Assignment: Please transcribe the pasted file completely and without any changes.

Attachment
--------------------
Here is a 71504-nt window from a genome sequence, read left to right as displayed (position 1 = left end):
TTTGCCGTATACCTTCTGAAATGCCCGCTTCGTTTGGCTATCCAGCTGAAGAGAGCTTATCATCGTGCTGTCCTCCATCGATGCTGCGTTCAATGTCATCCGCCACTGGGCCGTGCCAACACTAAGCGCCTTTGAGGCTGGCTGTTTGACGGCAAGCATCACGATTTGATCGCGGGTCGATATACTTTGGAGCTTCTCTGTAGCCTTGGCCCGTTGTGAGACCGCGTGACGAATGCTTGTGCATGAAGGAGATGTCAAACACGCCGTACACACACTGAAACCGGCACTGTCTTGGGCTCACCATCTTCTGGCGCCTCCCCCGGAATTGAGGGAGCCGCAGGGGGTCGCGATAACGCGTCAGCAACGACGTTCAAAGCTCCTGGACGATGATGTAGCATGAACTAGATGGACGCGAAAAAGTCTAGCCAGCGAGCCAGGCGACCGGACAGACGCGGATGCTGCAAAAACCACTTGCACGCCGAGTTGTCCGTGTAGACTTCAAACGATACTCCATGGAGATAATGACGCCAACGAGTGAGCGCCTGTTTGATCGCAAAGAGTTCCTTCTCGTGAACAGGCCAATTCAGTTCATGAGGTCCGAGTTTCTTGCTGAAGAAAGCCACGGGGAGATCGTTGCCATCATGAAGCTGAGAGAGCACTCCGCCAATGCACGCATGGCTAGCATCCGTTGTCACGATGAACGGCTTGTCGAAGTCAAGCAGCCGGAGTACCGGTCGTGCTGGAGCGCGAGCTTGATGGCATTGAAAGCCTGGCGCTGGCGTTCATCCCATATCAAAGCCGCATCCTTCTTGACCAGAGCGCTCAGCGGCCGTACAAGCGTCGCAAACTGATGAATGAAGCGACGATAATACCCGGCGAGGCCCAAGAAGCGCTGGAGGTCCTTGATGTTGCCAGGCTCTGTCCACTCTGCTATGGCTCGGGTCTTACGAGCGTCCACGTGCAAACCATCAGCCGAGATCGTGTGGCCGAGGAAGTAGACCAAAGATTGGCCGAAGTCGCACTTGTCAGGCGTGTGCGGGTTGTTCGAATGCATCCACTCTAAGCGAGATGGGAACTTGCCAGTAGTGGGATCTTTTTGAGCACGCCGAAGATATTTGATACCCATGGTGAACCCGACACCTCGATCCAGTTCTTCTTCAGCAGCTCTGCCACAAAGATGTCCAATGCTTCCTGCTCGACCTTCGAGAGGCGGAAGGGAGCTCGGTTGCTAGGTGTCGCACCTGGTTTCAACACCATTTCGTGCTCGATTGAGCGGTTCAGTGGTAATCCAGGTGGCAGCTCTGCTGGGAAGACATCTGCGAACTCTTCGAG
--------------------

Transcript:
Here is a 71504-nt window from a genome sequence, read left to right as displayed (position 1 = left end):
TTTGCCGTATACCTTCTGAAATGCCCGCTTCGTTTGGCTATCCAGCTGAAGAGAGCTTATCATCGTGCTGTCCTCCATCGATGCTGCGTTCAATGTCATCCGCCACTGGGCCGTGCCAACACTAAGCGCCTTTGAGGCTGGCTGTTTGACGGCAAGCATCACGATTTGATCGCGGGTCGATATACTTTGGAGCTTCTCTGTAGCCTTGGCCCGTTGTGAGACCGCGTGACGAATGCTTGTGCATGAAGGAGATGTCAAACACGCCGTACACACACTGAAACCGGCACTGTCTTGGGCTCACCATCTTCTGGCGCCTCCCCCGGAATTGAGGGAGCCGCAGGGGGTCGCGATAACGCGTCAGCAACGACGTTCAAAGCTCCTGGACGATGATGTAGCATGAACTAGATGGACGCGAAAAAGTCTAGCCAGCGAGCCAGGCGACCGGACAGACGCGGATGCTGCAAAAACCACTTGCACGCCGAGTTGTCCGTGTAGACTTCAAACGATACTCCATGGAGATAATGACGCCAACGAGTGAGCGCCTGTTTGATCGCAAAGAGTTCCTTCTCGTGAACAGGCCAATTCAGTTCATGAGGTCCGAGTTTCTTGCTGAAGAAAGCCACGGGGAGATCGTTGCCATCATGAAGCTGAGAGAGCACTCCGCCAATGCACGCATGGCTAGCATCCGTTGTCACGATGAACGGCTTGTCGAAGTCAAGCAGCCGGAGTACCGGTCGTGCTGGAGCGCGAGCTTGATGGCATTGAAAGCCTGGCGCTGGCGTTCATCCCATATCAAAGCCGCATCCTTCTTGACCAGAGCGCTCAGCGGCCGTACAAGCGTCGCAAACTGATGAATGAAGCGACGATAATACCCGGCGAGGCCCAAGAAGCGCTGGAGGTCCTTGATGTTGCCAGGCTCTGTCCACTCTGCTATGGCTCGGGTCTTACGAGCGTCCACGTGCAAACCATCAGCCGAGATCGTGTGGCCGAGGAAGTAGACCAAAGATTGGCCGAAGTCGCACTTGTCAGGCGTGTGCGGGTTGTTCGAATGCATCCACTCTAAGCGAGATGGGAACTTGCCAGTAGTGGGATCTTTTTGAGCACGCCGAAGATATTTGATACCCATGGTGAACCCGACACCTCGATCCAGTTCTTCTTCAGCAGCTCTGCCACAAAGATGTCCAATGCTTCCTGCTCGACCTTCGAGAGGCGGAAGGGAGCTCGGTTGCTAGGTGTCGCACCTGGTTTCAACACCATTTCGTGCTCGATTGAGCGGTTCAGTGGTAATCCAGGTGGCAGCTCTGCTGGGAAGACATCTGCGAACTCTTCGAG